Fatally Ever After

Once upon a time, there was a librarian who liked macabre things. She also enjoyed choosing reading materials based on how eye-catching their titles were. One day, she found a book about murder, with a stark white and red cover showing a body impaled by an axe. She began reading the back cover blurb and was gripped with fearsome intrigue.

In “Bloody Murder”, author Michelle Ann Abate explores the act of murder in children’s literature. In case you are wondering, homicide has always been present in children’s fiction. Most of us remember this notorious chant from the giant in Jack and the Beanstalk:

Fee-fi-fo-fum!
I smell the blood of an Englishman.
Be he ‘live, or be he dead,
I’ll grind his bones to make my bread.

And the Queen of Hearts’ bloodthirsty cry: Off with their heads!

The fact that there exists the subject classification “Murder–Juvenile fiction” demonstrates the pervasiveness of the homicide theme in children’s literature. Bloody Murder contains a chronological examination of homicide in famous children’s literature from social and political perspectives. For instance, Lewis Carroll’s Alice’s Adventures in Wonderland (1865) was created during the period when public executions created heated debates in England, which makes you wonder if the Queen of Hearts’ infamous line alluded to this issue. In another chapter, Abate examines Edgar Rice Burroughs’ Tarzan of the Apes (1912) by using Cesare Lombroso’s theory of the “born criminal” to compare the features of the killer apes with those of the hero Tarzan. Among other topics, the book also examines the forces that have shaped the current obsession with zombies, murderous beings who are now the undead.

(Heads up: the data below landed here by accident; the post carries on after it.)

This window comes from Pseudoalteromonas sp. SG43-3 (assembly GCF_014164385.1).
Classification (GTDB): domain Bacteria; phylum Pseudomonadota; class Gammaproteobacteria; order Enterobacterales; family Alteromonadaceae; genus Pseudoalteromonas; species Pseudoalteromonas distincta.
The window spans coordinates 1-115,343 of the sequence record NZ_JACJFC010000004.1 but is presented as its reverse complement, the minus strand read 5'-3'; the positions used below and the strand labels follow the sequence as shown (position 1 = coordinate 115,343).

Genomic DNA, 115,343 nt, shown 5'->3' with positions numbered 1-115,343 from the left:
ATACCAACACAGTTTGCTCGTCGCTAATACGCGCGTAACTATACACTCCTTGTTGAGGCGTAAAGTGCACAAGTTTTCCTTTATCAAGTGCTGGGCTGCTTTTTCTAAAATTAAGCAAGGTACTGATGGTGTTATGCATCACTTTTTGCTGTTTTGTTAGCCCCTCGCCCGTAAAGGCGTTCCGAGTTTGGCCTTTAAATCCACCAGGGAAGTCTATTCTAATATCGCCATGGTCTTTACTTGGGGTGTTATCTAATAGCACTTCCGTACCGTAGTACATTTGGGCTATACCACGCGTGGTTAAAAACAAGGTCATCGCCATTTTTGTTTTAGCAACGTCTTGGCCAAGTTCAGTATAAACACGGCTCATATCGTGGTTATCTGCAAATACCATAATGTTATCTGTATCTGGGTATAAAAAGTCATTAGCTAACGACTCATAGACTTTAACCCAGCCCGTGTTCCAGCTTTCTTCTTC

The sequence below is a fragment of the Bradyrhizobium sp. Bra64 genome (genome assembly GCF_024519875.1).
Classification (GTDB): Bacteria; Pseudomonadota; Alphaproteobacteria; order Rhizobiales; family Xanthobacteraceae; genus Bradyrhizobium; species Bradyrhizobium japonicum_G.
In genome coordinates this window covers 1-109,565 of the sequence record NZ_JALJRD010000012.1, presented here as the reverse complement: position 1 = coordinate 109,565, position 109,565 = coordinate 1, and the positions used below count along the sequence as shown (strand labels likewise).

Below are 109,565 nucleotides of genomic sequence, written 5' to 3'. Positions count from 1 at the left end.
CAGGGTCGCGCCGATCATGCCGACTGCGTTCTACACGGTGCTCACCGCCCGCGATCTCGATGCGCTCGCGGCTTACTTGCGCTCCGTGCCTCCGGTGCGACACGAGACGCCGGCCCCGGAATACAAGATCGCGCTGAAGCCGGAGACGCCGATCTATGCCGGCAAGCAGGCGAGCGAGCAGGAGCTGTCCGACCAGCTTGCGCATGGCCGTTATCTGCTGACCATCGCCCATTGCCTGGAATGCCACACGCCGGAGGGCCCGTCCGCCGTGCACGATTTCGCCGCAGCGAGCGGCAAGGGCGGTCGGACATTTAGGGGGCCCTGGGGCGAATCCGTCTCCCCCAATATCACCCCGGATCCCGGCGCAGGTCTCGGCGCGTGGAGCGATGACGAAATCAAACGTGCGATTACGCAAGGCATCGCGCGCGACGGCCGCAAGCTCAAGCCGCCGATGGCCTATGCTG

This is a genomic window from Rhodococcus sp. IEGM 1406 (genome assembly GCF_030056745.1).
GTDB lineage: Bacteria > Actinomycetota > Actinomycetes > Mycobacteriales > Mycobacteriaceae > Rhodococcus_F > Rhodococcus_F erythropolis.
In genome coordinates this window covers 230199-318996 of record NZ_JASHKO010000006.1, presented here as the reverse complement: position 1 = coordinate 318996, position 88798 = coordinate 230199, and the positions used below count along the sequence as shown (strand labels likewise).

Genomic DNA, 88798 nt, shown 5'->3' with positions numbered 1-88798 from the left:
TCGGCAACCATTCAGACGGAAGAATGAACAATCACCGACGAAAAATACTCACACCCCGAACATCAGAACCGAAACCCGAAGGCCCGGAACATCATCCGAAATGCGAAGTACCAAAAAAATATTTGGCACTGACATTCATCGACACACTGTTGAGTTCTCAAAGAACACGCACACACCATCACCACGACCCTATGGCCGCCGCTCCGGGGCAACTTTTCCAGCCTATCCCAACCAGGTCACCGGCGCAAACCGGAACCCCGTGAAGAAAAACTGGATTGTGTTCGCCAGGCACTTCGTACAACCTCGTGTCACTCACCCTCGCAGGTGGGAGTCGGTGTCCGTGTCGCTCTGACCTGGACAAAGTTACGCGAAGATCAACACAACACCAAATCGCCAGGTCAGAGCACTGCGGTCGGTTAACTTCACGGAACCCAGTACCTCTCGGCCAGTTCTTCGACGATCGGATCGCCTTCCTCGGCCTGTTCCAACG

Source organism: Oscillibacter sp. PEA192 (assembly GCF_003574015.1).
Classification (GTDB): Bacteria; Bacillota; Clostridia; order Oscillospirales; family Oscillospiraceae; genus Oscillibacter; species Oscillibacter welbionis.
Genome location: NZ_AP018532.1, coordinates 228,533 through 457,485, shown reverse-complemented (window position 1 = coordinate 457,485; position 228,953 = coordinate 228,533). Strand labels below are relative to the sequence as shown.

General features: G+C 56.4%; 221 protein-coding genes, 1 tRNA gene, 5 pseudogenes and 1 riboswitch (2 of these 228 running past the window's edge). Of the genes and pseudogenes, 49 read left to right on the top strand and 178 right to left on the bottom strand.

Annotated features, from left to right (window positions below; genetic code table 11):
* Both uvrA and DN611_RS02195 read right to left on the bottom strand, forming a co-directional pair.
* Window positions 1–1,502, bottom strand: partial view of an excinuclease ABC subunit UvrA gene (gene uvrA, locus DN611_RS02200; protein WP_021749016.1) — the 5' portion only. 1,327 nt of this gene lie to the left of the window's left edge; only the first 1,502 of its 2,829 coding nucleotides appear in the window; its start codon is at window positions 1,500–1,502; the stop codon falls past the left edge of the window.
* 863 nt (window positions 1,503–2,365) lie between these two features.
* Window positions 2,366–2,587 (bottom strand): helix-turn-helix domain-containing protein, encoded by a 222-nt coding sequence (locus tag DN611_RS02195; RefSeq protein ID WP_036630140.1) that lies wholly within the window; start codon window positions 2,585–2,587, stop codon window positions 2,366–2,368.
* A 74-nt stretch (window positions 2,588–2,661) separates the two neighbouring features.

Bloody Murder makes us reconsider our frequent assumption that children’s literature is usually about positive events. Call it a wet blanket or destroyer of innocent dreams, but this book is not meant to recount the happily-ever-afters in children’s fiction. I enjoyed Abate’s attempts in interpreting the various well-known stories from a realistic representation. And for someone who enjoys most things macabre, this book served as a literary appetizer that whetted my interest in gory literature.

Bloody Murder: The Homicide Tradition in Children’s Literature by Michelle Ann Abate is available at the Central Library (PN1009.5 Hom.Ab 2013).

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